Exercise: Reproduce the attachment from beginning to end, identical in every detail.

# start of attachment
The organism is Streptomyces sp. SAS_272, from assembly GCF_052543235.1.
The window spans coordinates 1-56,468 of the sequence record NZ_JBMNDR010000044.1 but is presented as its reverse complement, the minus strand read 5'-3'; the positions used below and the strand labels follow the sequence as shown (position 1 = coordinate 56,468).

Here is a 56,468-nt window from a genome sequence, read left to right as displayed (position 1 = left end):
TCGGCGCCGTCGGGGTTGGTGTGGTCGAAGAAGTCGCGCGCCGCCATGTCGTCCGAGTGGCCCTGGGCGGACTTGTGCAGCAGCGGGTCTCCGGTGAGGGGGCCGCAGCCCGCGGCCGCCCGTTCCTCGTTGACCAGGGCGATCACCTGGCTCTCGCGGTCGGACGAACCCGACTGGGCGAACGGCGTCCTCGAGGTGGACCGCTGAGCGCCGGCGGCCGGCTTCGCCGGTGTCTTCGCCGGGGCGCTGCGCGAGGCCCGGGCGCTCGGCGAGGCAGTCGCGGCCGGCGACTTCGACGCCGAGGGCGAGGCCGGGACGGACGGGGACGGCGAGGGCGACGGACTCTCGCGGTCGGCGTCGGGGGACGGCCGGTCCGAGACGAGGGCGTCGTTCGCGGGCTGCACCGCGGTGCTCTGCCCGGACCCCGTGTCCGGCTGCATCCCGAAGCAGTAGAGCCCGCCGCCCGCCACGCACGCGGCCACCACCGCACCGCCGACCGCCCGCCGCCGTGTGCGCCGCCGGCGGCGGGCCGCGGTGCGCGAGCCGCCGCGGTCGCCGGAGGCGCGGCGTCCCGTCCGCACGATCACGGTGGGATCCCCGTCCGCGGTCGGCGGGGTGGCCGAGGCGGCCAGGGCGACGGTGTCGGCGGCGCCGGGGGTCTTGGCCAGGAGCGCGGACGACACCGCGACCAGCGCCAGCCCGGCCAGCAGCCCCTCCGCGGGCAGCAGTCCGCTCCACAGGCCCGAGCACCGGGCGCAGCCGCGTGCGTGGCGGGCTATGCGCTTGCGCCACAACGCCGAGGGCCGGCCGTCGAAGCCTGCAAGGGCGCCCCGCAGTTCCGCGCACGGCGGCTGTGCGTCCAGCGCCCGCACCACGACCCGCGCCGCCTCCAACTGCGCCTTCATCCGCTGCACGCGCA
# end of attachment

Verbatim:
The organism is Streptomyces sp. SAS_272, from assembly GCF_052543235.1.
The window spans coordinates 1-56,468 of the sequence record NZ_JBMNDR010000044.1 but is presented as its reverse complement, the minus strand read 5'-3'; the positions used below and the strand labels follow the sequence as shown (position 1 = coordinate 56,468).

Here is a 56,468-nt window from a genome sequence, read left to right as displayed (position 1 = left end):
TCGGCGCCGTCGGGGTTGGTGTGGTCGAAGAAGTCGCGCGCCGCCATGTCGTCCGAGTGGCCCTGGGCGGACTTGTGCAGCAGCGGGTCTCCGGTGAGGGGGCCGCAGCCCGCGGCCGCCCGTTCCTCGTTGACCAGGGCGATCACCTGGCTCTCGCGGTCGGACGAACCCGACTGGGCGAACGGCGTCCTCGAGGTGGACCGCTGAGCGCCGGCGGCCGGCTTCGCCGGTGTCTTCGCCGGGGCGCTGCGCGAGGCCCGGGCGCTCGGCGAGGCAGTCGCGGCCGGCGACTTCGACGCCGAGGGCGAGGCCGGGACGGACGGGGACGGCGAGGGCGACGGACTCTCGCGGTCGGCGTCGGGGGACGGCCGGTCCGAGACGAGGGCGTCGTTCGCGGGCTGCACCGCGGTGCTCTGCCCGGACCCCGTGTCCGGCTGCATCCCGAAGCAGTAGAGCCCGCCGCCCGCCACGCACGCGGCCACCACCGCACCGCCGACCGCCCGCCGCCGTGTGCGCCGCCGGCGGCGGGCCGCGGTGCGCGAGCCGCCGCGGTCGCCGGAGGCGCGGCGTCCCGTCCGCACGATCACGGTGGGATCCCCGTCCGCGGTCGGCGGGGTGGCCGAGGCGGCCAGGGCGACGGTGTCGGCGGCGCCGGGGGTCTTGGCCAGGAGCGCGGACGACACCGCGACCAGCGCCAGCCCGGCCAGCAGCCCCTCCGCGGGCAGCAGTCCGCTCCACAGGCCCGAGCACCGGGCGCAGCCGCGTGCGTGGCGGGCTATGCGCTTGCGCCACAACGCCGAGGGCCGGCCGTCGAAGCCTGCAAGGGCGCCCCGCAGTTCCGCGCACGGCGGCTGTGCGTCCAGCGCCCGCACCACGACCCGCGCCGCCTCCAACTGCGCCTTCATCCGCTGCACGCGCA